By 2035 Most Cars Will Drive Themselves, and by 2040 Forget About a Driver's License

Jim Motavalli

Jim Motavalli | Jul 18, 2014

Self-driving cars are coming, make no mistake. But there’s a lot of loose talk on the subject, and it’s important that we get the timetable right. If the ideal is sitting in the back seat and watching movies on your iPad, as the car does all the work—we’re talking about 2035.
 The lead car is driving through Parma, Italy without anyone touching the steering wheel. (University of Parma photo)Carmakers are throwing around 2020 as a date, but it’s not a significant one—that year we might see a few cars that can, under some circumstances, drive themselves down a highway. But you’ll still be sitting in the driver’s seat ready to take over at any minute. Consider that just an advanced form of the adaptive cruise control in new vehicles now. The car will be able to handle some traffic congestion stop-and-go, and follow other cars on the thruway, braking when necessary and staying in the correct lane.
My authority is none other than Alberto Broggi, a senior member of the respected IEEE (electric and electronics engineers) international trade group. IEEE predicted in 2012 that 75 percent of the vehicles on the road by 2040 will be autonomous. You won’t even need a driver’s license at that point.
Broggi, a computer engineering professor at the University of Parma in Italy, practices what he preaches. In 2010, his team sent two driverless cars from Italy to Shangai. Last year, Broggi put a sedan through a long drive through Parma, at one point without anybody in the driver’s seat.
 Alberto Broggi's latest Vislab self-driving car started life as a plain-jane Audi A4. (University of Parma photo)“When you talk about just moving down the highway, we’re already very close and have all the necessary technology,” Broggi told me. “But if you want door-to-door urban mobility, something like a driverless taxi, 2035 is a good estimate. We’re not close to that yet. People expect full autonomy is possible tomorrow, but it isn’t—what’s viable now is limited autonomy.”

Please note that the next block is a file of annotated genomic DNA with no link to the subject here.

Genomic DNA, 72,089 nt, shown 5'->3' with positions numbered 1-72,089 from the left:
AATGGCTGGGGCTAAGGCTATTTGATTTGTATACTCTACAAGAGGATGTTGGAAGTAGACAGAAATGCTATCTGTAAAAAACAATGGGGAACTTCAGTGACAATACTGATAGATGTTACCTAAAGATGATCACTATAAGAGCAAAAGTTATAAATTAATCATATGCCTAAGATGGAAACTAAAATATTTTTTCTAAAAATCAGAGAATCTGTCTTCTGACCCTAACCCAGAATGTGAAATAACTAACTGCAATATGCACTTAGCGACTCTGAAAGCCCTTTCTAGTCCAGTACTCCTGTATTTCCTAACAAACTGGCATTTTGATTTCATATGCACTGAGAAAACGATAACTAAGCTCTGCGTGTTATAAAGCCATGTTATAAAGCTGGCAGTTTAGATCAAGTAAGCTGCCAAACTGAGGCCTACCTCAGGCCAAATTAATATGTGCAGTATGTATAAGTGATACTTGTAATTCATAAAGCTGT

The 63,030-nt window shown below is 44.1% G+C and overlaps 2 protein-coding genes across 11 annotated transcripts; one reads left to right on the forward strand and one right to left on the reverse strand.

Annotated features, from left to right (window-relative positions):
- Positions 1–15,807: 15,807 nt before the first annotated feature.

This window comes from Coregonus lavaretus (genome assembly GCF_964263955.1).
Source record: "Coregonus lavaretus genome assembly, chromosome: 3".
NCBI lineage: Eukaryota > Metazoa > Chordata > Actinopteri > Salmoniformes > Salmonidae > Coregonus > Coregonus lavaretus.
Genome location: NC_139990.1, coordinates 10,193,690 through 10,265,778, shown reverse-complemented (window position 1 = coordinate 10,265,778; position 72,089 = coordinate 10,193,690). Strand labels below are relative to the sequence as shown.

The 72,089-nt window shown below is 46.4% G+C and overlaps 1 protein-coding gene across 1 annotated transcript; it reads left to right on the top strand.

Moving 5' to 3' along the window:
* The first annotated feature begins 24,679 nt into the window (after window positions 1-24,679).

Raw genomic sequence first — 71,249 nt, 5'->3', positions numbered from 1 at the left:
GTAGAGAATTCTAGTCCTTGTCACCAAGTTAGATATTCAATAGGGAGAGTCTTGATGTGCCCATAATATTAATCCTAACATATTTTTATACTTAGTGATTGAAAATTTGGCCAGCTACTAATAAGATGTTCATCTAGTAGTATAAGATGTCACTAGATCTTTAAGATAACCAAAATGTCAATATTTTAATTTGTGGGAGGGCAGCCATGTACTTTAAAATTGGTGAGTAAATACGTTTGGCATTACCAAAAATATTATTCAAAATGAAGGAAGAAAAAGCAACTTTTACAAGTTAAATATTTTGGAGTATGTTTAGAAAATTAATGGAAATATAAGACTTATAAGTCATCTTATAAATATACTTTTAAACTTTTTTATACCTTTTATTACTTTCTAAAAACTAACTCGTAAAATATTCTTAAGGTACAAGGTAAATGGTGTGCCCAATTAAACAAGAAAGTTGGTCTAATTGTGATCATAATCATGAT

Broggi says that Google’s latest self-driving car, with no steering wheel, accelerator or brakes, is “amazing” and “disruptive.” I agree—it’s the first concept that starts from scratch, going beyond what we traditionally think of as a car. Tomorrow’s cars won’t have driver’s seats; they’ll just have seats, and who says they’ll face forward—why not set them up like a living room, with two rows facing each other?
 The U.S. government is starting to look at how connected cars will work. (U.S. DOT photo)Broggi said smart self-driving cars can be on the road even if most of the other vehicles are dumb. “We can live without all cars being able to talk to each other, though it means more technology and more sensors,” he said. An autonomous car in that scenario would have to “see” all the traffic around it (with sensors, cameras and radar), and make instant predictions about how it’s going to behave.
IEEE released the results of a study of 200 students, researchers and experts who are working in the field. A majority believes that by 2035 driverless cars will be produced in the steering-wheel-free Google mode. More than half think that sensors will be the central technology. And the biggest obstacles will be legal liability, policymaker blockage and consumer acceptance. Three quarters think that autonomous vehicles will be legal in all 50 states by 2035 (just four plus the District of Columbia allow them now). Here's a look at the Italian self-driving road test:

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